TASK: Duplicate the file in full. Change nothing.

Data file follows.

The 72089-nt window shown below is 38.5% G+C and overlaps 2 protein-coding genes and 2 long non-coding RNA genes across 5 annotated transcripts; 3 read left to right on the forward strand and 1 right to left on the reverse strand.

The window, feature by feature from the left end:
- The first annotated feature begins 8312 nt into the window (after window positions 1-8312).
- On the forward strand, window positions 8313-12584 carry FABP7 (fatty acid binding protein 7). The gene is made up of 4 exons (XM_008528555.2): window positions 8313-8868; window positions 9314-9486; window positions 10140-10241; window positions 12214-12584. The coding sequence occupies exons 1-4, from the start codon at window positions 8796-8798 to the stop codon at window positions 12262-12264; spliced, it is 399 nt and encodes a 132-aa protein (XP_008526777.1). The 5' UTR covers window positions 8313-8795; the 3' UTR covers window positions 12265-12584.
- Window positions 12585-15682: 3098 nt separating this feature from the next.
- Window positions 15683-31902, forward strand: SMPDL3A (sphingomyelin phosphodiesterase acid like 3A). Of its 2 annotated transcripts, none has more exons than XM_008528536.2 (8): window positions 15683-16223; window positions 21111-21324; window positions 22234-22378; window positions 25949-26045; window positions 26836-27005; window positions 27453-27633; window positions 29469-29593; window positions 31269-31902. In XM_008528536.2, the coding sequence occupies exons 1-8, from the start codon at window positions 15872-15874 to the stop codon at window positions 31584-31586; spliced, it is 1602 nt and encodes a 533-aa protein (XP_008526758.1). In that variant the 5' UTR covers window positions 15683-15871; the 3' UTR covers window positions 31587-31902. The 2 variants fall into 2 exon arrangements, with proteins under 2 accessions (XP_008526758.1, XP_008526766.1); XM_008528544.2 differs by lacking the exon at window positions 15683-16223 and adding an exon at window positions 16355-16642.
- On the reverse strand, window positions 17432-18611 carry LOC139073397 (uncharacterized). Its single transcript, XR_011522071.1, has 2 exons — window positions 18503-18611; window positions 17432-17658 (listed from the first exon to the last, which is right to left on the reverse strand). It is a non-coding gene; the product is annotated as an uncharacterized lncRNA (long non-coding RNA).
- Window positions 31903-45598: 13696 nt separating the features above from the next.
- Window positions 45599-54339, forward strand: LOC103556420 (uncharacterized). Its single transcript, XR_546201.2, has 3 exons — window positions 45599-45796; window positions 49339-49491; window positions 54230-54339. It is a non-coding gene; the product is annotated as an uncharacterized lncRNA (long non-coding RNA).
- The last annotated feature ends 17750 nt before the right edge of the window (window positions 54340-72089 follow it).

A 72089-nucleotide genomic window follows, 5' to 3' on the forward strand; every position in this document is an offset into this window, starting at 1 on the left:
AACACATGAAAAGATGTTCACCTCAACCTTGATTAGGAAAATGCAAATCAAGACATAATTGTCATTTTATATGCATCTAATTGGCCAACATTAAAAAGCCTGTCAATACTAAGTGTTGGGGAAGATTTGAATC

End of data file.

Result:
The 72089-nt window shown below is 38.5% G+C and overlaps 2 protein-coding genes and 2 long non-coding RNA genes across 5 annotated transcripts; 3 read left to right on the forward strand and 1 right to left on the reverse strand.

The window, feature by feature from the left end:
- The first annotated feature begins 8312 nt into the window (after window positions 1-8312).
- On the forward strand, window positions 8313-12584 carry FABP7 (fatty acid binding protein 7). The gene is made up of 4 exons (XM_008528555.2): window positions 8313-8868; window positions 9314-9486; window positions 10140-10241; window positions 12214-12584. The coding sequence occupies exons 1-4, from the start codon at window positions 8796-8798 to the stop codon at window positions 12262-12264; spliced, it is 399 nt and encodes a 132-aa protein (XP_008526777.1). The 5' UTR covers window positions 8313-8795; the 3' UTR covers window positions 12265-12584.
- Window positions 12585-15682: 3098 nt separating this feature from the next.
- Window positions 15683-31902, forward strand: SMPDL3A (sphingomyelin phosphodiesterase acid like 3A). Of its 2 annotated transcripts, none has more exons than XM_008528536.2 (8): window positions 15683-16223; window positions 21111-21324; window positions 22234-22378; window positions 25949-26045; window positions 26836-27005; window positions 27453-27633; window positions 29469-29593; window positions 31269-31902. In XM_008528536.2, the coding sequence occupies exons 1-8, from the start codon at window positions 15872-15874 to the stop codon at window positions 31584-31586; spliced, it is 1602 nt and encodes a 533-aa protein (XP_008526758.1). In that variant the 5' UTR covers window positions 15683-15871; the 3' UTR covers window positions 31587-31902. The 2 variants fall into 2 exon arrangements, with proteins under 2 accessions (XP_008526758.1, XP_008526766.1); XM_008528544.2 differs by lacking the exon at window positions 15683-16223 and adding an exon at window positions 16355-16642.
- On the reverse strand, window positions 17432-18611 carry LOC139073397 (uncharacterized). Its single transcript, XR_011522071.1, has 2 exons — window positions 18503-18611; window positions 17432-17658 (listed from the first exon to the last, which is right to left on the reverse strand). It is a non-coding gene; the product is annotated as an uncharacterized lncRNA (long non-coding RNA).
- Window positions 31903-45598: 13696 nt separating the features above from the next.
- Window positions 45599-54339, forward strand: LOC103556420 (uncharacterized). Its single transcript, XR_546201.2, has 3 exons — window positions 45599-45796; window positions 49339-49491; window positions 54230-54339. It is a non-coding gene; the product is annotated as an uncharacterized lncRNA (long non-coding RNA).
- The last annotated feature ends 17750 nt before the right edge of the window (window positions 54340-72089 follow it).

A 72089-nucleotide genomic window follows, 5' to 3' on the forward strand; every position in this document is an offset into this window, starting at 1 on the left:
AACACATGAAAAGATGTTCACCTCAACCTTGATTAGGAAAATGCAAATCAAGACATAATTGTCATTTTATATGCATCTAATTGGCCAACATTAAAAAGCCTGTCAATACTAAGTGTTGGGGAAGATTTGAATC